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Some Days Are Better Than Ours by Barbara Byar

Writing.ie | Magazine | Tell Your Own Story | Writing & Me
Barbara Byar

Barbara Byar

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I didn’t set out to write a collection of Tragedies but, like life sometimes, it just worked out that way. A challenging year full of professional and personal setbacks was the driving force behind Some Days Are Better Than Ours: A Collection of Tragedies, and although the stories are fiction, they are drawn from a well of emotional truth.

To me, this is the most urgent responsibility of a writer — to never shy from the truth as we see it and give voice to the unspeakable. No matter how painful; no matter how exposed or embarrassed it makes us; always, always, dig deep into your gut and spill it all over the page. What results may be devastating both to writer and reader, but it is always honest and as such, moving.

What is a Tragedy and why would anyone want to write, let alone read one? Life is harsh, surviving, harsher still and everyone struggles but uniquely. What is the appeal of being reminded of the vagaries of fortune? Do tragedies make us feel better about our own lot? Enable us to empathize with another’s troubles and traumas? Are they a repository for collective suffering?

Writing that moves profoundly is frequently about the most painful of circumstances and I feel those are the two essential components of any Tragedy. How did I come to write not just one but a collection of them? Some Days came into being quite recently and was compiled last winter during one of the worst years of my life. But the stories within stretch back to 2015.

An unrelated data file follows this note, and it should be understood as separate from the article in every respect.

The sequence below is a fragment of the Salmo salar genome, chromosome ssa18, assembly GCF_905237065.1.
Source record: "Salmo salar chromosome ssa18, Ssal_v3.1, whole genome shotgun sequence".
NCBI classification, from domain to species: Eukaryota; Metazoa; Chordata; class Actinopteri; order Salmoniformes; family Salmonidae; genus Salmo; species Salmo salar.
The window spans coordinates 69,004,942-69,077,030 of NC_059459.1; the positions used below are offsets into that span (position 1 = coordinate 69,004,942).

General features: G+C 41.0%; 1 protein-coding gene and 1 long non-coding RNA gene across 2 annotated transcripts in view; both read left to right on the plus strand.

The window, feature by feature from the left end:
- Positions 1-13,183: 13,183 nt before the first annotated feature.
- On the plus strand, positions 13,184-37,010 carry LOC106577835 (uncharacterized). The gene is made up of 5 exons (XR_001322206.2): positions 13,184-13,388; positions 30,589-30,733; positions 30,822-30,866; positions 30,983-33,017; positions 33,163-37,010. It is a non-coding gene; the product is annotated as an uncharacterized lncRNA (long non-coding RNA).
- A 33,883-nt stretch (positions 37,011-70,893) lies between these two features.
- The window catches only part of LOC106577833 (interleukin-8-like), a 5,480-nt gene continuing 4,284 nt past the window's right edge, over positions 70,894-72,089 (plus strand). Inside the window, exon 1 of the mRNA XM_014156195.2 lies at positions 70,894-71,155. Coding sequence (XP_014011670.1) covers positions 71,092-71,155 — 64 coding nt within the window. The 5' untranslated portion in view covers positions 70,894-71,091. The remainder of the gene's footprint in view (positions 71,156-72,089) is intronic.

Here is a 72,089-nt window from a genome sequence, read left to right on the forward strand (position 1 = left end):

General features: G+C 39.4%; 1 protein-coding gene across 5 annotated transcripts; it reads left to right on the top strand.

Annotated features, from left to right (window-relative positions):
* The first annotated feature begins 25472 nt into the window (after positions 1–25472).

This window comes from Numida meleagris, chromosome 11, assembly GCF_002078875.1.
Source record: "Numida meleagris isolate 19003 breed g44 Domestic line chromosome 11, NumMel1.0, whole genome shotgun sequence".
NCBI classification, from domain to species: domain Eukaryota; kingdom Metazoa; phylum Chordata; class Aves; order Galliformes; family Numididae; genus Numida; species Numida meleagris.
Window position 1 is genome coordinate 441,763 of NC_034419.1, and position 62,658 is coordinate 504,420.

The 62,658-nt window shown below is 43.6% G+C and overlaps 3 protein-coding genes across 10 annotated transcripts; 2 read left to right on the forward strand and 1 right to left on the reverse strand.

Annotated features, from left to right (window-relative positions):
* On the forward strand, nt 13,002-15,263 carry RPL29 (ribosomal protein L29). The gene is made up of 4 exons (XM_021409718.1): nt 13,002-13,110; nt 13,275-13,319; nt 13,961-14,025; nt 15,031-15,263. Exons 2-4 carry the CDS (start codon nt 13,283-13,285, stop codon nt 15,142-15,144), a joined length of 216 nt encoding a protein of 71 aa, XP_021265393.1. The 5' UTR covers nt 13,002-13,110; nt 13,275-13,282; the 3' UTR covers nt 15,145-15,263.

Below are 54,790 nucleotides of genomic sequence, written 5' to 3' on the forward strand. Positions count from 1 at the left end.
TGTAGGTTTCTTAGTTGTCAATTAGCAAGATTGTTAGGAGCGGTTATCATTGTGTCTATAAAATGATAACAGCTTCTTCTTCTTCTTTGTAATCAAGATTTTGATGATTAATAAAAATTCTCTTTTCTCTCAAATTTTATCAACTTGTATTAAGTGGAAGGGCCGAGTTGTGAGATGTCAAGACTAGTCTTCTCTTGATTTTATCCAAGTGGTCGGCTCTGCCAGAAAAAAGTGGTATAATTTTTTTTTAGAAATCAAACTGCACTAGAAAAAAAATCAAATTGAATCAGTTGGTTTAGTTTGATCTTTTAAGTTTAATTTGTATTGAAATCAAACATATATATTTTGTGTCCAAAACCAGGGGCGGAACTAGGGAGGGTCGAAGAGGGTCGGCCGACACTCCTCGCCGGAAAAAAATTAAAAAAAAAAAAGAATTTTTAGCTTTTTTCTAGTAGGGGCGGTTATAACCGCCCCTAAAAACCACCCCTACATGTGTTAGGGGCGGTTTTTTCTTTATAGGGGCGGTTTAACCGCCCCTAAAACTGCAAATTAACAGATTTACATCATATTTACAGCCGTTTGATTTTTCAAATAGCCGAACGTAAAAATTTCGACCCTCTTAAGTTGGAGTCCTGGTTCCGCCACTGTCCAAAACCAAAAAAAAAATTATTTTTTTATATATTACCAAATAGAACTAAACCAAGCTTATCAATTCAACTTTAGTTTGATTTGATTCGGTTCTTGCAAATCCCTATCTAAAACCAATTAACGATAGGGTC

I was coming down from the high of being an Irish Writers Centre Novel Fair winner and considering next steps while querying agents. Writing is a lonely affair, so I founded a writers’ group to help combat this isolation for myself and other local writers. In order to give some structure to our sessions, we had weekly writing prompts with a target of around 500 words.

At the time, none of us had even heard of “flash fiction” and it wasn’t until 2017 that I actually submitted a piece. Scrolling through Twitter, I came across a literary zine’s callout for stories and thought, Why Not? I was delighted when The Fiction Pool accepted my first publication, Porcelain—an alternative-view story about a tragic love affair in Dresden during the war.

My focus, however, remained on my novel and towards the end of 2017 I was offered a contract with an independent UK publisher. After a year of edits, I was beyond myself with excitement as my publication date of May 2019 approached. Unfortunately, just before Christmas, 2018, publication was pulled. This was through no fault of my own and I was completely devastated.

At the same time, my ten-year marriage was disintegrating, and to top it all off, I was unemployed. It was a bleak Christmas—all my dreams crashing at once—but instead of giving up hope, I wrote. Wrote more than I had in years, channeling everything into cathartic sawed-off shotgun flash pieces and had six pieces published in as many weeks.